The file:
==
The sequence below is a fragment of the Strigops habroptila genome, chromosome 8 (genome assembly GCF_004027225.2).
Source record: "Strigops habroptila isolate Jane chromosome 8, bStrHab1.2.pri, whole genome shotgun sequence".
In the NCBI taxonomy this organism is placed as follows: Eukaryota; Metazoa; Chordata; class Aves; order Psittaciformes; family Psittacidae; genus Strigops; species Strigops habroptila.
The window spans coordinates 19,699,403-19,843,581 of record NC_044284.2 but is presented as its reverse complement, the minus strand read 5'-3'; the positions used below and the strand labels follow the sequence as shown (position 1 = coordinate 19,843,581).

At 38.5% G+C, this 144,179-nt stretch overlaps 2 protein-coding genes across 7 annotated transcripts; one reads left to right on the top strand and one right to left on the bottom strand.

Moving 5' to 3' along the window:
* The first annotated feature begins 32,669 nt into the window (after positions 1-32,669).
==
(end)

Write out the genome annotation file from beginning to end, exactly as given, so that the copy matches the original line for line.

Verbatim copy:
The sequence below is a fragment of the Strigops habroptila genome, chromosome 8 (genome assembly GCF_004027225.2).
Source record: "Strigops habroptila isolate Jane chromosome 8, bStrHab1.2.pri, whole genome shotgun sequence".
In the NCBI taxonomy this organism is placed as follows: Eukaryota; Metazoa; Chordata; class Aves; order Psittaciformes; family Psittacidae; genus Strigops; species Strigops habroptila.
The window spans coordinates 19,699,403-19,843,581 of record NC_044284.2 but is presented as its reverse complement, the minus strand read 5'-3'; the positions used below and the strand labels follow the sequence as shown (position 1 = coordinate 19,843,581).

At 38.5% G+C, this 144,179-nt stretch overlaps 2 protein-coding genes across 7 annotated transcripts; one reads left to right on the top strand and one right to left on the bottom strand.

Moving 5' to 3' along the window:
* The first annotated feature begins 32,669 nt into the window (after positions 1-32,669).